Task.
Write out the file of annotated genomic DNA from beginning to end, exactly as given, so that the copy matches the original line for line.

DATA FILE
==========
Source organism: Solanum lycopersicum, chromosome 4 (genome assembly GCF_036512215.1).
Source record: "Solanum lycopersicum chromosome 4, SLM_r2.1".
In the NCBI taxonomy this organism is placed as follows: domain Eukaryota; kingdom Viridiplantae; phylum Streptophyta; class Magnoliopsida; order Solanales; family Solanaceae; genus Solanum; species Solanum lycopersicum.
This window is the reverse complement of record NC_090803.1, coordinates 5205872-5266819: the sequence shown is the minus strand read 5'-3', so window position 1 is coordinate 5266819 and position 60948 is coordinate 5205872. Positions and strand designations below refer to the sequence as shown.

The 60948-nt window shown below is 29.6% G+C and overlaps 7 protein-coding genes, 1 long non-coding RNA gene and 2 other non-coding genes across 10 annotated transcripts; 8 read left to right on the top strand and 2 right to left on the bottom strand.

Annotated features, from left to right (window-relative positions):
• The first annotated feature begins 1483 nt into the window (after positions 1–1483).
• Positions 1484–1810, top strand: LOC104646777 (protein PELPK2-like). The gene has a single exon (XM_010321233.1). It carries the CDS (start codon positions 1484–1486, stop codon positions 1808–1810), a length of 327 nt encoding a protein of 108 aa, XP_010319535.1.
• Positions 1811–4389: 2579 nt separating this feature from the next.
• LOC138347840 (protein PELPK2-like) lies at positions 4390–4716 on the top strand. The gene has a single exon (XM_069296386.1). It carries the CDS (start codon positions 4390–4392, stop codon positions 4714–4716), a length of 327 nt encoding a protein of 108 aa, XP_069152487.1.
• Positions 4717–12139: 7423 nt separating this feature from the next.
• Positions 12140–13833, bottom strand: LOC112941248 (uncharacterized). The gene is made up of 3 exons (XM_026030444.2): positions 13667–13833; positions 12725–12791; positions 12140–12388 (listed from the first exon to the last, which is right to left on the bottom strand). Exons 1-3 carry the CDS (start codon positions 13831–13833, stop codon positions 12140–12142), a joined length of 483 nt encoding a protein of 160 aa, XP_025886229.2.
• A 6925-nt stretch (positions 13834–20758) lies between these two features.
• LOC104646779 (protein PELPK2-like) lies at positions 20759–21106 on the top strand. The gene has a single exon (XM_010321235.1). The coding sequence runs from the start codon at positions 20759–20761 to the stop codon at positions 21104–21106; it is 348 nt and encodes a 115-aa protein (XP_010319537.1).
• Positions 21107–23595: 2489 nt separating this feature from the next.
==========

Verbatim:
Source organism: Solanum lycopersicum, chromosome 4 (genome assembly GCF_036512215.1).
Source record: "Solanum lycopersicum chromosome 4, SLM_r2.1".
In the NCBI taxonomy this organism is placed as follows: domain Eukaryota; kingdom Viridiplantae; phylum Streptophyta; class Magnoliopsida; order Solanales; family Solanaceae; genus Solanum; species Solanum lycopersicum.
This window is the reverse complement of record NC_090803.1, coordinates 5205872-5266819: the sequence shown is the minus strand read 5'-3', so window position 1 is coordinate 5266819 and position 60948 is coordinate 5205872. Positions and strand designations below refer to the sequence as shown.

The 60948-nt window shown below is 29.6% G+C and overlaps 7 protein-coding genes, 1 long non-coding RNA gene and 2 other non-coding genes across 10 annotated transcripts; 8 read left to right on the top strand and 2 right to left on the bottom strand.

Annotated features, from left to right (window-relative positions):
• The first annotated feature begins 1483 nt into the window (after positions 1–1483).
• Positions 1484–1810, top strand: LOC104646777 (protein PELPK2-like). The gene has a single exon (XM_010321233.1). It carries the CDS (start codon positions 1484–1486, stop codon positions 1808–1810), a length of 327 nt encoding a protein of 108 aa, XP_010319535.1.
• Positions 1811–4389: 2579 nt separating this feature from the next.
• LOC138347840 (protein PELPK2-like) lies at positions 4390–4716 on the top strand. The gene has a single exon (XM_069296386.1). It carries the CDS (start codon positions 4390–4392, stop codon positions 4714–4716), a length of 327 nt encoding a protein of 108 aa, XP_069152487.1.
• Positions 4717–12139: 7423 nt separating this feature from the next.
• Positions 12140–13833, bottom strand: LOC112941248 (uncharacterized). The gene is made up of 3 exons (XM_026030444.2): positions 13667–13833; positions 12725–12791; positions 12140–12388 (listed from the first exon to the last, which is right to left on the bottom strand). Exons 1-3 carry the CDS (start codon positions 13831–13833, stop codon positions 12140–12142), a joined length of 483 nt encoding a protein of 160 aa, XP_025886229.2.
• A 6925-nt stretch (positions 13834–20758) lies between these two features.
• LOC104646779 (protein PELPK2-like) lies at positions 20759–21106 on the top strand. The gene has a single exon (XM_010321235.1). The coding sequence runs from the start codon at positions 20759–20761 to the stop codon at positions 21104–21106; it is 348 nt and encodes a 115-aa protein (XP_010319537.1).
• Positions 21107–23595: 2489 nt separating this feature from the next.